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My daughter graduated from King Middle School last spring, and was very pleased with it, as were her mother and I. The principal, Neil Smith, is excellent, as are some of the teachers--Mr. Delepine (math) and Mr. Stanley (orchestra), to name two. The weak points would be social studies (which seems usual in California schools) and the science department--Ms. McCullough is very good, but we're still digging up gems from another science teacher (the first was that Archimedes designed the Trojan Horse). Watch out for teachers who are too fond of the kind of "group work" that is really one or two students per group doing the assignment while the rest goof off and the teacher catches up on paperwork or takes a nap.
Regarding boredom in school, it seems to have been endemic at least since Shakespeare's time:
There is repetition, but at least some of it is unavoidable: some kids are unprepared. (One of the drawbacks of having a good math teacher in 8th grade is that you hear a lot of the same things again in 9th.) Some call for stringent academic standards to deal with this, but I favor moderation: I would rather see some repetition in 9th-grade math classes than see kids kept in middle school another year until they get the Pythagorean Theorem right.
And 14-year-olds as a group tend to complain a lot; a hopeless-ennui hormone seems to kick in around then. I certainly attend to complaints of boredom, try to find their roots, and suggest or take measures to deal with them--but at that age a person is more than old enough to take some responsibility for their own education. If they're bored, they should do something about it--either on their own, or by rattling adults' cages till something happens. That's my take on it, anyway.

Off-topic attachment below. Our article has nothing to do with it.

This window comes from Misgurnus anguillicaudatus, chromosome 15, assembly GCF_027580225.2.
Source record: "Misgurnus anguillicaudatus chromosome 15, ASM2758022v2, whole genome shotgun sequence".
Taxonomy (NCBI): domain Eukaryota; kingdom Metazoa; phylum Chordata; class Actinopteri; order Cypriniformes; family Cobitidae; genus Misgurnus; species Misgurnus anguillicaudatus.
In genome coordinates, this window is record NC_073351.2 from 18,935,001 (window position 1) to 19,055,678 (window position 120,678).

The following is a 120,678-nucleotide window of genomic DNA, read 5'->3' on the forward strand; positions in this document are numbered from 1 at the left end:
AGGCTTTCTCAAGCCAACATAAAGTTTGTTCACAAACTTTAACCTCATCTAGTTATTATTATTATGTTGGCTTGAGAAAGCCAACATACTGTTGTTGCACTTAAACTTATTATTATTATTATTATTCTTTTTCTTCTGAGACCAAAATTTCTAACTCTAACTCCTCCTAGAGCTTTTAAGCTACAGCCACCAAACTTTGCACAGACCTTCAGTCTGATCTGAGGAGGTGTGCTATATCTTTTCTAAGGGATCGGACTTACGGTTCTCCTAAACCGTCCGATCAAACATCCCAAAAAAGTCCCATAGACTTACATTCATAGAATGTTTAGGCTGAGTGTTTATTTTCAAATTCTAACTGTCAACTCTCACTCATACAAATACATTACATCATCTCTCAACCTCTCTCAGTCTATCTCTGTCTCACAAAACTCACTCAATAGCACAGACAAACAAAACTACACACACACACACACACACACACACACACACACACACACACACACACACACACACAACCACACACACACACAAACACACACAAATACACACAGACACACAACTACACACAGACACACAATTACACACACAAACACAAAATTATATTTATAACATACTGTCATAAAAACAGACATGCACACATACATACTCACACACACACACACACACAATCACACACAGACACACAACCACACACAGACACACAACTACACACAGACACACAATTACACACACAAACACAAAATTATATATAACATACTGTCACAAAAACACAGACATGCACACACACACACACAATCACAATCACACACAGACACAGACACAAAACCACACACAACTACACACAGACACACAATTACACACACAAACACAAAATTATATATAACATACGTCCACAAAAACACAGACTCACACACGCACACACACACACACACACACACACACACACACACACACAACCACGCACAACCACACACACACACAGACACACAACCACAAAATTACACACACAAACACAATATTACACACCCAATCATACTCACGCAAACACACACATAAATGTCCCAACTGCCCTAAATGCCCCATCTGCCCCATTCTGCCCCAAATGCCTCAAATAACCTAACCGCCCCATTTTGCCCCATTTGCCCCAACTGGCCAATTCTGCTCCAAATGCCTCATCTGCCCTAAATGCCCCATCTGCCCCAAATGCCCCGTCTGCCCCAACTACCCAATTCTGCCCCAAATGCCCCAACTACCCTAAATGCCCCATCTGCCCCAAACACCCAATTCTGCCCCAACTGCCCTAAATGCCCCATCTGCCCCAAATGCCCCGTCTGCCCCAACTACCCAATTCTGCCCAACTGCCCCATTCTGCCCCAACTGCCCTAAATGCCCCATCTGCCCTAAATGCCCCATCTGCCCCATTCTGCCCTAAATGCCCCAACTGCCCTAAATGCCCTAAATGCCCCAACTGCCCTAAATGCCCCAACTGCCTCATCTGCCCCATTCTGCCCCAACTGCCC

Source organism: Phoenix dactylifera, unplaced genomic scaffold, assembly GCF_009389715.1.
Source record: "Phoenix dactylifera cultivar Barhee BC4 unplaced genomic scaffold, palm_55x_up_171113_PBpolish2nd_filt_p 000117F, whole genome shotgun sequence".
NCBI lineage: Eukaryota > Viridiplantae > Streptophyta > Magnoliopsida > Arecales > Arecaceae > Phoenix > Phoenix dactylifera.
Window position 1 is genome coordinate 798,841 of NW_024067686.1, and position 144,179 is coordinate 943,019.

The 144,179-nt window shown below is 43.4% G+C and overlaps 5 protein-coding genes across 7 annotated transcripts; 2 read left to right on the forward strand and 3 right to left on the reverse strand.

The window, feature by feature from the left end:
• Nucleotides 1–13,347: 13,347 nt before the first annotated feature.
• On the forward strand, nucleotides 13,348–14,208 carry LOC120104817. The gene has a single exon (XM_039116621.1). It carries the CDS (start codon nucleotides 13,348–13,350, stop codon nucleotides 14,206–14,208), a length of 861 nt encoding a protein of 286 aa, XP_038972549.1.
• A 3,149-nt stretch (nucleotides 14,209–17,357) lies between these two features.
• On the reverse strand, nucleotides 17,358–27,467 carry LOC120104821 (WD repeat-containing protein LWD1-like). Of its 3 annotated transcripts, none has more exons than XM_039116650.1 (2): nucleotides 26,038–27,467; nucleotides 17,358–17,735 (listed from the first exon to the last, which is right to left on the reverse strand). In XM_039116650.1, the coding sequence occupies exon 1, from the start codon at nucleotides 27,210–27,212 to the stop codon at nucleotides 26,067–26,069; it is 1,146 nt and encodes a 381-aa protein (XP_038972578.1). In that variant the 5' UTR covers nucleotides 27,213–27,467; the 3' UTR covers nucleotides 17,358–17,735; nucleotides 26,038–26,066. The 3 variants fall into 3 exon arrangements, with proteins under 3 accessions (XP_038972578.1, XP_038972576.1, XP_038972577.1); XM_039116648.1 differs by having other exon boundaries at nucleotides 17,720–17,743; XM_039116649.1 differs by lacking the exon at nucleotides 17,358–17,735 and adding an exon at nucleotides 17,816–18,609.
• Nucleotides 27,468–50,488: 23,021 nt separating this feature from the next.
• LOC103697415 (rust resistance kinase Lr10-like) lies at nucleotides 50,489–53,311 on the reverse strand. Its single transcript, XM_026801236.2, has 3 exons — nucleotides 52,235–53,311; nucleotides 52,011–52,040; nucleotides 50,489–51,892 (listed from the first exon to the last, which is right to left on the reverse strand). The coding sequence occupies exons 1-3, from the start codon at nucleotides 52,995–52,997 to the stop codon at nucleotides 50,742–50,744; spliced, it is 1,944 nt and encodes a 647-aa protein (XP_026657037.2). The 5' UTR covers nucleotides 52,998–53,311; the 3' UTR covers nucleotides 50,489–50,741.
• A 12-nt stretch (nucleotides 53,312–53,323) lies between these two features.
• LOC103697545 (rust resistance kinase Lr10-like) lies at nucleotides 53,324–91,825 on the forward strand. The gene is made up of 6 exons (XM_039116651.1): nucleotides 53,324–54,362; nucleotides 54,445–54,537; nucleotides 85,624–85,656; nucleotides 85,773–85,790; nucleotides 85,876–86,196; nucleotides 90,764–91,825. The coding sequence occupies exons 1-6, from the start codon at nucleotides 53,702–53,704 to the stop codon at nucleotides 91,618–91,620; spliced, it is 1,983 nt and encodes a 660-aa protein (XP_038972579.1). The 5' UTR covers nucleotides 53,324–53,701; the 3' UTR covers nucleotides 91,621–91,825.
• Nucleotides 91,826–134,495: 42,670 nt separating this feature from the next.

Regarding 6th-graders in middle school, the Berkeley schools as a whole endorse the idea: the layout now is K-5, 6-8, high school. How that works for a particular kid varies, of course; most seem to benefit from the wider horizon and greater challenges of middle school. John
I have one child at Longfellow and one at King. My son, 13, was at Longfellow for Elementary School but King seemed a better choice for him because I felt he was ready for an intermediate step - more like high school - which King is. I also wanted him to be able to take part in more sports, which he loves, and King provides much more of a setting for that - it has a pool and lots of acreage for all sorts of field and court sports, which Longfellow does not. King seems like an excellent school. I am happy with the level of instruction and the principal seems really on top of it. We have had no threatening or scarey incidents and I believe my son feels safe there. He has made lots of good friends. Barbara
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